The power of mercy


Under Article 72 of the Constitution of India, the President’s power to grant mercy comes into play only after the judicial system has confirmed the death sentence. Therefore, the confirmation of the death sentence by the highest court is a condition precedent to the grant of mercy. Judicial confirmation of the death sentence does not put the convict beyond the pale or disqualifies him from mercy; in fact it renders him eligible for mercy. Arguments that Kasab deserved no mercy once the Supreme Court confirmed his death sentence are misconceived.

It is only the rarest of rare crimes that shock the collective conscience of society and are truly unpardonable that are given the death sentence. In our constitutional scheme, it is therefore only persons committing such crimes that are eligible for mercy and pardon. If they are to be excluded from the ambit of mercy by the mere fact of having committed truly unpardonable crimes, the President’s power of mercy has no meaning. Paradoxically, the very fact that Kasab has indeed committed an unpardonable crime is what renders him eligible for mercy.

Mercy and pardon are acts of grace. As such they are unrelated to recompense, merits and just deserts. Giving someone what he deserves or is entitled to is not mercy, it is recompense involving no measure of grace. If the powers of pardon and mercy are to be worthy of the name, they must be able to pardon the unpardonable and show mercy to those who are otherwise undeserving of mercy for having behaved mercilessly themselves.

The jusitification for mercy has its roots not in merit, but in need. We don’t deserve mercy, we need it. I think all of us—the best and the worst—are in need of mercy, and it is only by showing mercy that, morally, we ourselves become entitled to receiving it. Bereft of mercy, our society would be impoverished and inhuman, for mercy is quintessentially a human quality, not found elsewhere in the natural world. In classical thought and in many faiths, mercy is the manifestation of divinity within us, showing that we are made in the image of a god who is the ultimate bestower of mercy. As for deserving, give each man his deserts and who shall escape a whipping? Mercy is not dependent on just deserts. Justice and mercy operate in mutually exclusive realms. It is only when justice demands that punishment be inflicted that mercy comes into play. Mercy tempers justice, makes it less exacting, more humane. Excluding a fellow human being from entitlement to mercy has nothing to recommend it except a very base blood lust that we encourage at our peril. If we have to become a more humane and compassionate society, and leave a better, and less blood-thirsty world behind for our children, we have to curb our instinct for retribution.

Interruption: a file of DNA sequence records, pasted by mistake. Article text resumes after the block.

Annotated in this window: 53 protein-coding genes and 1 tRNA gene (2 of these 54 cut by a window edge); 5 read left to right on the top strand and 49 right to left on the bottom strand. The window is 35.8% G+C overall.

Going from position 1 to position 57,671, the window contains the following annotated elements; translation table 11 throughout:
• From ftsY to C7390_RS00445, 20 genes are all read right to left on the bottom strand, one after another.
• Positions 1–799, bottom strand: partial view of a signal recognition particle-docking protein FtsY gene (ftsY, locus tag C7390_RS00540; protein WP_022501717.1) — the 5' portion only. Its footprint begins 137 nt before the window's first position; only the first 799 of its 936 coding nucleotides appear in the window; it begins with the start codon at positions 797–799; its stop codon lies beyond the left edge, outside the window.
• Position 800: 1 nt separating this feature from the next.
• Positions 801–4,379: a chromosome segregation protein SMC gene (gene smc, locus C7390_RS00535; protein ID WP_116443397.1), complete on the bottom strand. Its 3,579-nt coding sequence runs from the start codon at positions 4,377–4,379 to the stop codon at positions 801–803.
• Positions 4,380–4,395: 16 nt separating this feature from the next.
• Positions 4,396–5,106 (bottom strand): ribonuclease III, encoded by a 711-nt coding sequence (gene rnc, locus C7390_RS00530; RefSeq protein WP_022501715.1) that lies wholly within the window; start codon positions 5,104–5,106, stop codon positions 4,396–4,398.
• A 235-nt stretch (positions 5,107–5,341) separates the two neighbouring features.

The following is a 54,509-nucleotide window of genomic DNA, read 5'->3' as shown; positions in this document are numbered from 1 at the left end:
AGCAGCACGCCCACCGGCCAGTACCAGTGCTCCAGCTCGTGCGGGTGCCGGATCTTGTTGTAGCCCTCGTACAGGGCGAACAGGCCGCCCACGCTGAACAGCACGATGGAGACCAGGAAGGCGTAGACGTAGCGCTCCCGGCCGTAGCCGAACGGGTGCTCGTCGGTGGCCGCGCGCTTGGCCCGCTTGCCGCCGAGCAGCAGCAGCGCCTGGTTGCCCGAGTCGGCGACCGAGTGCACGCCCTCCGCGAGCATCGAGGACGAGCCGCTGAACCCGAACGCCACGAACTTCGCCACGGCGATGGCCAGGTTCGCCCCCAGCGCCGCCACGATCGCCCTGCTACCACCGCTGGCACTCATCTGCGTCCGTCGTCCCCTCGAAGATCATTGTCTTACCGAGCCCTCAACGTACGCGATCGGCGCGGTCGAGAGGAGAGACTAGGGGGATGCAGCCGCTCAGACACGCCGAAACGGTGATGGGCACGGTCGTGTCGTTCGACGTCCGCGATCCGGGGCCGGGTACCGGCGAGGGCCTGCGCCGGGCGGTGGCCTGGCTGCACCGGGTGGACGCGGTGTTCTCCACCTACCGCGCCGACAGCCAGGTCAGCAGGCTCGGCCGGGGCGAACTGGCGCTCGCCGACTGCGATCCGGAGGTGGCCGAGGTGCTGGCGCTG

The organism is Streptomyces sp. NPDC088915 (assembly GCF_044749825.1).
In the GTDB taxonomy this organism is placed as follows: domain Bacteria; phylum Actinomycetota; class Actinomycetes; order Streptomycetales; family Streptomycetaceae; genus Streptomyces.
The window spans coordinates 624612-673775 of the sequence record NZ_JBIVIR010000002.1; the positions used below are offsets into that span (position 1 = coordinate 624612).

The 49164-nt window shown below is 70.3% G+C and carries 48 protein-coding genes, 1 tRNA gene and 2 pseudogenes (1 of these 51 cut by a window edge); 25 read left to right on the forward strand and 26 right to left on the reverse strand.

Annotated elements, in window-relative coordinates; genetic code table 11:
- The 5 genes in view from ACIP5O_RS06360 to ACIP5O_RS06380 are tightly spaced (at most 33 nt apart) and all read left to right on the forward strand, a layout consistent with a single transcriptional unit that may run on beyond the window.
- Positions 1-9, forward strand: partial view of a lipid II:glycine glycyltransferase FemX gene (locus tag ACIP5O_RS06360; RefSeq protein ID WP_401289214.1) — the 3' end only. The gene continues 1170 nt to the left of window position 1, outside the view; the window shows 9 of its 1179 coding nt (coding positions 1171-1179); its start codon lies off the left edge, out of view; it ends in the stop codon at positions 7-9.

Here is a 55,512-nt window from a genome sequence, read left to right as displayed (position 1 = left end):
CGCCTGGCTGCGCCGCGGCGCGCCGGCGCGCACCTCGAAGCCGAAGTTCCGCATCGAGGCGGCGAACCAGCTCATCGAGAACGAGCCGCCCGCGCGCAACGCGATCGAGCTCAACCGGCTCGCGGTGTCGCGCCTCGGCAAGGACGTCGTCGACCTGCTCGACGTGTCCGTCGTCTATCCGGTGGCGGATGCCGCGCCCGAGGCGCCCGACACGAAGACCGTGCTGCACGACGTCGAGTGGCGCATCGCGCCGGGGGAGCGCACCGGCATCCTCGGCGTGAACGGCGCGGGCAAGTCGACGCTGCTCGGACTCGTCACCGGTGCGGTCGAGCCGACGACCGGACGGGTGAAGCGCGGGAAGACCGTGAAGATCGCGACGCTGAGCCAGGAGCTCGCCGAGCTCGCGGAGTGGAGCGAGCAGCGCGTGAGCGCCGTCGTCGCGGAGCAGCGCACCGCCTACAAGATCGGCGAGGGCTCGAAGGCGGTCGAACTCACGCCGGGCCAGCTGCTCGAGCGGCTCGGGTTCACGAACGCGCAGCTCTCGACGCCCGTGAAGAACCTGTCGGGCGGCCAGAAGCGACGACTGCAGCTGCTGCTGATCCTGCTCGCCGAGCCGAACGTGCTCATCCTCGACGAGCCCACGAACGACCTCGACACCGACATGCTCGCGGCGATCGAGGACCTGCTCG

Executing Kasab in the name of the Indian people will only feed a base instinct for retribution that will make our society more blood-thirsty, vengeful and violent. It will not contribute to our safety or well-being in any way. On the other hand, keeping Kasab in jail for the rest of his life and treating him like a human being allows for the possibility of him regaining his humanity, repenting his crime and atoning for the harm he has caused.

That would indeed be a big victory in our battle against terrorism. It would also show our humanity. Because the execution of an individual is irreversible, the principle that the more extreme a penalty, the less it must be amenable to an individual’s discretion, is especially relevant.

The Supreme Court has in a series of cases attempted to define what constitutes “rarest of rare”, but this too is capable of producing anomalous results. In the year 2002, in the case of Devinder Pal Singh versus State (NCT) of Delhi, a three judge bench of the Supreme Court of India, pronounced an extraordinary verdict — two of the judges found the accused guilty and confirmed the sentence of death imposed by the trial court while the third judge acquitted the accused. Despite this profound difference of opinion between the judges, the majority view was upheld in a review petition. Devinder Pal Singh is still on death row. These vagaries are further amplified when one examines the manner in which Presidential pardons are allowed or denied. The Presidential pardon is often determined by the political dispensation and societal mood, at a given point of time.

Questions of life and death, especially state sanctioned execution, are too momentous to be left to individual prejudice, political affiliations or personal predilections.

Yug Mohit Chaudhry is a criminal lawyer, practising in Mumbai and has been in the forefront of the abolition of the death sentence movement.
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